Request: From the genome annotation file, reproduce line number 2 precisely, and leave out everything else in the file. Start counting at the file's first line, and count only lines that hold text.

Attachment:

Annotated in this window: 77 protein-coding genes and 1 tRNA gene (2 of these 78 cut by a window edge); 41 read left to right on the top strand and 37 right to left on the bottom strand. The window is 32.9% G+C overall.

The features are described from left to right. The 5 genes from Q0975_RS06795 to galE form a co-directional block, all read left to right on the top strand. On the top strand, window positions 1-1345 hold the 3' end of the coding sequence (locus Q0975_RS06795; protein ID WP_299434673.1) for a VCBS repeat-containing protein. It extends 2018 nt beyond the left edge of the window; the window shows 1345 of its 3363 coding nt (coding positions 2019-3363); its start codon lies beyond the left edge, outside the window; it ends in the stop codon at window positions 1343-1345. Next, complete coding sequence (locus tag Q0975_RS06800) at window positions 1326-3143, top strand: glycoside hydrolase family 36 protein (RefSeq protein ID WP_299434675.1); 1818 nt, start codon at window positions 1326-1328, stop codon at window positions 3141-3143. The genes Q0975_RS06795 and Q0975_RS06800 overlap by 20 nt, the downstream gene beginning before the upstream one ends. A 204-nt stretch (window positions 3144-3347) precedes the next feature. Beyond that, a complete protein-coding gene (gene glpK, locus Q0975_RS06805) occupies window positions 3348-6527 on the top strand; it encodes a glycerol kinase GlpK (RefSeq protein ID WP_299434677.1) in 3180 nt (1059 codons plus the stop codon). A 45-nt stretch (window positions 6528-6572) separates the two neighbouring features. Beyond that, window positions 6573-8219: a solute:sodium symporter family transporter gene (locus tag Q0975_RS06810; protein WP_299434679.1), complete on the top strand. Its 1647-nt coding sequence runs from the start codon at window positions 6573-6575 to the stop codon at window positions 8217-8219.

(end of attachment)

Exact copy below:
The features are described from left to right. The 5 genes from Q0975_RS06795 to galE form a co-directional block, all read left to right on the top strand. On the top strand, window positions 1-1345 hold the 3' end of the coding sequence (locus Q0975_RS06795; protein ID WP_299434673.1) for a VCBS repeat-containing protein. It extends 2018 nt beyond the left edge of the window; the window shows 1345 of its 3363 coding nt (coding positions 2019-3363); its start codon lies beyond the left edge, outside the window; it ends in the stop codon at window positions 1343-1345. Next, complete coding sequence (locus tag Q0975_RS06800) at window positions 1326-3143, top strand: glycoside hydrolase family 36 protein (RefSeq protein ID WP_299434675.1); 1818 nt, start codon at window positions 1326-1328, stop codon at window positions 3141-3143. The genes Q0975_RS06795 and Q0975_RS06800 overlap by 20 nt, the downstream gene beginning before the upstream one ends. A 204-nt stretch (window positions 3144-3347) precedes the next feature. Beyond that, a complete protein-coding gene (gene glpK, locus Q0975_RS06805) occupies window positions 3348-6527 on the top strand; it encodes a glycerol kinase GlpK (RefSeq protein ID WP_299434677.1) in 3180 nt (1059 codons plus the stop codon). A 45-nt stretch (window positions 6528-6572) separates the two neighbouring features. Beyond that, window positions 6573-8219: a solute:sodium symporter family transporter gene (locus tag Q0975_RS06810; protein WP_299434679.1), complete on the top strand. Its 1647-nt coding sequence runs from the start codon at window positions 6573-6575 to the stop codon at window positions 8217-8219.